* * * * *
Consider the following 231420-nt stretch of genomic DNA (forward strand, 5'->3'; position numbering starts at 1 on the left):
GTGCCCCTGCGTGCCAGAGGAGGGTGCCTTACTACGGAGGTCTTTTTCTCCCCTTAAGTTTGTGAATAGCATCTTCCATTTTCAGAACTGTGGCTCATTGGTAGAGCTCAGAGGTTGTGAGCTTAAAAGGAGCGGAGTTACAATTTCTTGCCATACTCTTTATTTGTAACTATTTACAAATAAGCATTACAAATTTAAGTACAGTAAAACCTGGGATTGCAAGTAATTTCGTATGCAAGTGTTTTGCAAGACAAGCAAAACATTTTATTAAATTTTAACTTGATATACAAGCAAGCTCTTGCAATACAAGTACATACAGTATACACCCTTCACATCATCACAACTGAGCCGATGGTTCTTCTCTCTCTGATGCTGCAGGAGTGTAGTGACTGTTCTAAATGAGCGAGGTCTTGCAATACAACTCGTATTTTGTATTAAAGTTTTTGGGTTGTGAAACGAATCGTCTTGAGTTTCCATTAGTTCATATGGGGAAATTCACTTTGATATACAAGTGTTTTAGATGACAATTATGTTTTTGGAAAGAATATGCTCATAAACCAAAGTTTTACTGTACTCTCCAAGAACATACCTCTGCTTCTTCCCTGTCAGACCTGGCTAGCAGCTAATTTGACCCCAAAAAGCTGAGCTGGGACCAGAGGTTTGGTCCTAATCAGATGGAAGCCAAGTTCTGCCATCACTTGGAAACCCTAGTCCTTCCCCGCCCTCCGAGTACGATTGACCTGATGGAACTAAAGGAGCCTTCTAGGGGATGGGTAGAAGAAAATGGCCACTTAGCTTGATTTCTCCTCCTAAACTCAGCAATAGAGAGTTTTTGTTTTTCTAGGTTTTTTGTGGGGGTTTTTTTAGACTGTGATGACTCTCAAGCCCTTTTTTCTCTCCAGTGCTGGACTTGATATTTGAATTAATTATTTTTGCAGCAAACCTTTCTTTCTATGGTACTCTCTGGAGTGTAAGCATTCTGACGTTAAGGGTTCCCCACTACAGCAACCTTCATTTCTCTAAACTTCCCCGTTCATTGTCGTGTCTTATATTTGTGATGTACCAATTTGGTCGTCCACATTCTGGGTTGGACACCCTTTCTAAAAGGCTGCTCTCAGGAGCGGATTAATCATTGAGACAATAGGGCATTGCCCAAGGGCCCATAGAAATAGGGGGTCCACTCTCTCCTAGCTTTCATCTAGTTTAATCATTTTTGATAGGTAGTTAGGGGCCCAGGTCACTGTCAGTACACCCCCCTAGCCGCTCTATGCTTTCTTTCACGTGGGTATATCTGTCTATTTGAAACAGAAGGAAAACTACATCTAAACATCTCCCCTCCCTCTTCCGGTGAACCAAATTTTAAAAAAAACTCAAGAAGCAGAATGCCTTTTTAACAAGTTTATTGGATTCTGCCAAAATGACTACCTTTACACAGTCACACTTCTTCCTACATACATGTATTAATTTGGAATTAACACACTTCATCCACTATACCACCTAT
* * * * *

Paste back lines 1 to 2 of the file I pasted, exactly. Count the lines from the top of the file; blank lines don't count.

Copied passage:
Consider the following 231420-nt stretch of genomic DNA (forward strand, 5'->3'; position numbering starts at 1 on the left):
GTGCCCCTGCGTGCCAGAGGAGGGTGCCTTACTACGGAGGTCTTTTTCTCCCCTTAAGTTTGTGAATAGCATCTTCCATTTTCAGAACTGTGGCTCATTGGTAGAGCTCAGAGGTTGTGAGCTTAAAAGGAGCGGAGTTACAATTTCTTGCCATACTCTTTATTTGTAACTATTTACAAATAAGCATTACAAATTTAAGTACAGTAAAACCTGGGATTGCAAGTAATTTCGTATGCAAGTGTTTTGCAAGACAAGCAAAACATTTTATTAAATTTTAACTTGATATACAAGCAAGCTCTTGCAATACAAGTACATACAGTATACACCCTTCACATCATCACAACTGAGCCGATGGTTCTTCTCTCTCTGATGCTGCAGGAGTGTAGTGACTGTTCTAAATGAGCGAGGTCTTGCAATACAACTCGTATTTTGTATTAAAGTTTTTGGGTTGTGAAACGAATCGTCTTGAGTTTCCATTAGTTCATATGGGGAAATTCACTTTGATATACAAGTGTTTTAGATGACAATTATGTTTTTGGAAAGAATATGCTCATAAACCAAAGTTTTACTGTACTCTCCAAGAACATACCTCTGCTTCTTCCCTGTCAGACCTGGCTAGCAGCTAATTTGACCCCAAAAAGCTGAGCTGGGACCAGAGGTTTGGTCCTAATCAGATGGAAGCCAAGTTCTGCCATCACTTGGAAACCCTAGTCCTTCCCCGCCCTCCGAGTACGATTGACCTGATGGAACTAAAGGAGCCTTCTAGGGGATGGGTAGAAGAAAATGGCCACTTAGCTTGATTTCTCCTCCTAAACTCAGCAATAGAGAGTTTTTGTTTTTCTAGGTTTTTTGTGGGGGTTTTTTTAGACTGTGATGACTCTCAAGCCCTTTTTTCTCTCCAGTGCTGGACTTGATATTTGAATTAATTATTTTTGCAGCAAACCTTTCTTTCTATGGTACTCTCTGGAGTGTAAGCATTCTGACGTTAAGGGTTCCCCACTACAGCAACCTTCATTTCTCTAAACTTCCCCGTTCATTGTCGTGTCTTATATTTGTGATGTACCAATTTGGTCGTCCACATTCTGGGTTGGACACCCTTTCTAAAAGGCTGCTCTCAGGAGCGGATTAATCATTGAGACAATAGGGCATTGCCCAAGGGCCCATAGAAATAGGGGGTCCACTCTCTCCTAGCTTTCATCTAGTTTAATCATTTTTGATAGGTAGTTAGGGGCCCAGGTCACTGTCAGTACACCCCCCTAGCCGCTCTATGCTTTCTTTCACGTGGGTATATCTGTCTATTTGAAACAGAAGGAAAACTACATCTAAACATCTCCCCTCCCTCTTCCGGTGAACCAAATTTTAAAAAAAACTCAAGAAGCAGAATGCCTTTTTAACAAGTTTATTGGATTCTGCCAAAATGACTACCTTTACACAGTCACACTTCTTCCTACATACATGTATTAATTTGGAATTAACACACTTCATCCACTATACCACCTAT